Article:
From Publishers Weekly
Though both were Berkeley-educated single mothers, critics Susan Sontag and Pauline Kael could not have been more different on the page. Where Sontags tone was "formal and rather icy," Kaels was "verbal bebop"; where Sontags diction was dense and meticulously worked, Kaels was colloquial and straightforward. Former New Yorker editor Seligman, however, applauds both approaches and exuberantly celebrates his "reverence" for the former writer and "love" for the latter in this engaging book. Writing with a tangible joy that oozes from his first paragraph to his last, Seligman begins his paean to Sontag and Kael by documenting their controversy-filled rise to prominence as writers in the 1960s. A supporterand later a criticof "camp" and a dissector of Leni Riefenstahls fascist aesthetics, Sontag is the more criticized of the two, and Seligman spends a great deal of time justifying her ideological flip-flops and her comparatively unemotional response to 9/11. Kael, on the other hand, is a veritable goddess to Seligman. A late-comer to film criticism, she wrote her first review (of Chaplins Limelight) at age 32 and was decrying screen violence and declaring Orson Welles a monster for the New Yorker by 1968. Replete with emotional asides, textual excerpts and personal anecdotes, Seligmans text often loses its focus. But what his stream-of-consciousness narrative lacks in organization, it more than makes up for in lyrical enthusiasm.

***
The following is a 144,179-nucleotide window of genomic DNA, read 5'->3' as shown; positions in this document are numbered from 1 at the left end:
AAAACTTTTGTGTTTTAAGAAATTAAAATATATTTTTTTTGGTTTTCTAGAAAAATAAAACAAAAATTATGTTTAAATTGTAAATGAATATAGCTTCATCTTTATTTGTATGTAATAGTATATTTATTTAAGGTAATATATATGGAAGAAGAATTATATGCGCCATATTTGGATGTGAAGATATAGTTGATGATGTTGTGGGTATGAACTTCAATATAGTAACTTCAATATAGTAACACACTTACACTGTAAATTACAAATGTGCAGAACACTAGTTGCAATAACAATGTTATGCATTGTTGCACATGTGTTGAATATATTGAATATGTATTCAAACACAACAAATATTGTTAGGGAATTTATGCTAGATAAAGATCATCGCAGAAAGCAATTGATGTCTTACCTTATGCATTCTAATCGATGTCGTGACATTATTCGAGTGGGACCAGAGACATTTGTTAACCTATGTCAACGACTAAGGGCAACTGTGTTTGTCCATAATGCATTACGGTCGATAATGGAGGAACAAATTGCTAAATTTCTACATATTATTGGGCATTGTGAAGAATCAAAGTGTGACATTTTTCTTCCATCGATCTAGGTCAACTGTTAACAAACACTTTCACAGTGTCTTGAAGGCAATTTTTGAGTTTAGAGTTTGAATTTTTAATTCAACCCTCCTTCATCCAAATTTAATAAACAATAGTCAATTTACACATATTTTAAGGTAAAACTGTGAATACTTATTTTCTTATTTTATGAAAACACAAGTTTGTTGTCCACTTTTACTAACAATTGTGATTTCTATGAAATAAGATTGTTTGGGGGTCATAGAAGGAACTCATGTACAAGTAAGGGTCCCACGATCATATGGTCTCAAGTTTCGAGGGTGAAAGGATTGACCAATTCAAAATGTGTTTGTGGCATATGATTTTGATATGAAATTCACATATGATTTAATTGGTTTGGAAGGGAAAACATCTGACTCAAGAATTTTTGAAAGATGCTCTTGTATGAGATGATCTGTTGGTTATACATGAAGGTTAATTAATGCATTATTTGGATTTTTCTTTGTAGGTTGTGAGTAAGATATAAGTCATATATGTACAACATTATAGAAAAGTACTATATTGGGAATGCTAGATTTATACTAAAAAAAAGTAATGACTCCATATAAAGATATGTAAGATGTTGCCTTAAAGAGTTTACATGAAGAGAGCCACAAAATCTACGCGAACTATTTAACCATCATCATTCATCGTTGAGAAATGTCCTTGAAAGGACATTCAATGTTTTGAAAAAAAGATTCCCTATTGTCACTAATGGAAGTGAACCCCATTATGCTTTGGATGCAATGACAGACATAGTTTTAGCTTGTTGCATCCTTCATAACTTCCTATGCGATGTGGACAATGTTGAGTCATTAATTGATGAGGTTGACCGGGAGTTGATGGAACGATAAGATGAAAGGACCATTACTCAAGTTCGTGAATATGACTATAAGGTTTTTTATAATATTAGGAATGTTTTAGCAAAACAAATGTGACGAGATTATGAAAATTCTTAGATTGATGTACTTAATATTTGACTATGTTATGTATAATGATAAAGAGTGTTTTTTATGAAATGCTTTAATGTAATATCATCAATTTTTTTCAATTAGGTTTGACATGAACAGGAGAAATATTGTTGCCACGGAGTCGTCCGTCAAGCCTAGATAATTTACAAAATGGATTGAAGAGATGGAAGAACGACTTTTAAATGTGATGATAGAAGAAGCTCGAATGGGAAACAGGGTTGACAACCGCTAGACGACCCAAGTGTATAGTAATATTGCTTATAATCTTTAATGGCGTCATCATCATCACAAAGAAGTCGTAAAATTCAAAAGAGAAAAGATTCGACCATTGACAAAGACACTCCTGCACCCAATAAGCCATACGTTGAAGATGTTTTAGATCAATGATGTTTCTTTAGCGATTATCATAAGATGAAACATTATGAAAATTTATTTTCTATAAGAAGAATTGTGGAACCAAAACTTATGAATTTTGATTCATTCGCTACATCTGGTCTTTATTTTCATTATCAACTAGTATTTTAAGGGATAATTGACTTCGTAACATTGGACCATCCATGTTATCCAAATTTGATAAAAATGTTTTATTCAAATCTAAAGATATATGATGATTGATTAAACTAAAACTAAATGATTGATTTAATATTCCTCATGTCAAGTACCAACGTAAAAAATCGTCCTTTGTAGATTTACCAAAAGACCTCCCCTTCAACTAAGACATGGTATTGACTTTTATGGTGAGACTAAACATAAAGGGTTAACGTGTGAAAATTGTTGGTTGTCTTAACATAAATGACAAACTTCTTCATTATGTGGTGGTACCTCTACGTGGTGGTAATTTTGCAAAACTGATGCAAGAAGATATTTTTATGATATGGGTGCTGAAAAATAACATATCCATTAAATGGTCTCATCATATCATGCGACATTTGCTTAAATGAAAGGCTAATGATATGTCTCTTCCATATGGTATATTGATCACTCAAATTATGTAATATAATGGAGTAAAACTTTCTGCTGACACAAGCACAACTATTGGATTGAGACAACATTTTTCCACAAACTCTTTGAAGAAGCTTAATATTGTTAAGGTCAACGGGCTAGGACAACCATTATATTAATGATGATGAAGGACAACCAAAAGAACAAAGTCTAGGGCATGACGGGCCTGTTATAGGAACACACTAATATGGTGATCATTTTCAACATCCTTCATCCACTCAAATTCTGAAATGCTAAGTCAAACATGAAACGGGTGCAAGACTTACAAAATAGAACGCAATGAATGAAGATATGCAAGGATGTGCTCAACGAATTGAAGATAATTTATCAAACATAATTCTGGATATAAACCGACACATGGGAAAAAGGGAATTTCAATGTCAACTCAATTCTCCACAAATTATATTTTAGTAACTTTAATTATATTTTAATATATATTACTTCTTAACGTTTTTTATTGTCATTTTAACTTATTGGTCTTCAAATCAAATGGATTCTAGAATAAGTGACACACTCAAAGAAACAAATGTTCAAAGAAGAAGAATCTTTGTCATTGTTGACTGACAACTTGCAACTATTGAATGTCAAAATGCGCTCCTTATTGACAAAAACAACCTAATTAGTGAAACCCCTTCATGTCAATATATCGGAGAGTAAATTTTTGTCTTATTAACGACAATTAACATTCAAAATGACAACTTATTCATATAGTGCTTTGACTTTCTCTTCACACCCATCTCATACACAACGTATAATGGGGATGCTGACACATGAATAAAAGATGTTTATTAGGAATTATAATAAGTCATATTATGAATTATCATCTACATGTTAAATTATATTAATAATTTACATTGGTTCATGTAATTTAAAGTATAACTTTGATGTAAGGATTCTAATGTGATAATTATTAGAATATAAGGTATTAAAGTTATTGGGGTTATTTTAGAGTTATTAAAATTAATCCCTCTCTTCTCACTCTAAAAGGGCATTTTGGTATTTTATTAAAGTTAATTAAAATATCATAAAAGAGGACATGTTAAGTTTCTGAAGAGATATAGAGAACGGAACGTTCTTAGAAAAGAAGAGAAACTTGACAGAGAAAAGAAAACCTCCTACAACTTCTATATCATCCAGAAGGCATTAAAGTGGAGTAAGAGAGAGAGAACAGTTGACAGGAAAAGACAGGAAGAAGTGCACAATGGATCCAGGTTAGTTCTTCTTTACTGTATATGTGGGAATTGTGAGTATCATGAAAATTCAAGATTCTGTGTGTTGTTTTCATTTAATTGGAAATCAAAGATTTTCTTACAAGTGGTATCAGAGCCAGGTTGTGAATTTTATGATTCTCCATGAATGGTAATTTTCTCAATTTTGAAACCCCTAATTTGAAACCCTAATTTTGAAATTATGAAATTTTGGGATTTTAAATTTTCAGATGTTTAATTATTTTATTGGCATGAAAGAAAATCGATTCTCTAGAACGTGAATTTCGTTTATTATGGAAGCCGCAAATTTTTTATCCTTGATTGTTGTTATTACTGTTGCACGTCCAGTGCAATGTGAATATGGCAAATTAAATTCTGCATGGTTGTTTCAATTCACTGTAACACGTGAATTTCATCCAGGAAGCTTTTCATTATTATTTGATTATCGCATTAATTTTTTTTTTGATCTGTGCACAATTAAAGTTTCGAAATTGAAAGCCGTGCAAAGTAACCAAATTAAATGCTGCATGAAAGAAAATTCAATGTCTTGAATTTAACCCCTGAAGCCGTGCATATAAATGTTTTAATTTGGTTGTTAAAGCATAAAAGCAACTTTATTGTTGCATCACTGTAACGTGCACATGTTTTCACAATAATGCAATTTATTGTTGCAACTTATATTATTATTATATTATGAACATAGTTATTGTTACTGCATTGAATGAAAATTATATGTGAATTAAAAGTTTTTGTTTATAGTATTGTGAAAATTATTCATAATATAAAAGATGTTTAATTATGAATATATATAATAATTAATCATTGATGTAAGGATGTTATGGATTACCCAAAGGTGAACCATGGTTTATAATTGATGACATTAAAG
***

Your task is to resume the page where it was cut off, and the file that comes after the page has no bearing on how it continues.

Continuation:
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Two resounding critical voices made sense of the creative ferment of the 1960s, 1970s, and 1980s, two opposing forces of high-octane intellect and demanding aesthetics, two outspoken and revolutionary women: Susan Sontag and Pauline Kael. Seligman has drunk deeply at the well of both of these seminal and controversial thinkers, but his adoration takes different forms: he loves Kael and reveres Sontag. This crucial difference underlies his bravura inquiry into their ethos and influence, a dazzling performance of close reading in which he so vigorously parses each critic's style, ideas, temperament, politics, and emotional valence it's almost as though he's broadcasting color at a boxing match. And he's no slouch himself when it comes to piquant and exacting language and thought as he analyzes Sontag's mutability, austerity, and iciness versus Kael's puckishness, abundance, and pugnacity. Seligman's brilliant and far-ranging critique of two paradigm-altering critics inspires the reader to think hard about art's place in life and criticism's role in culture, and to renew delight in blazingly bold interpretative writing. Donna SeamanCopyright © American Library Association. All rights reserved
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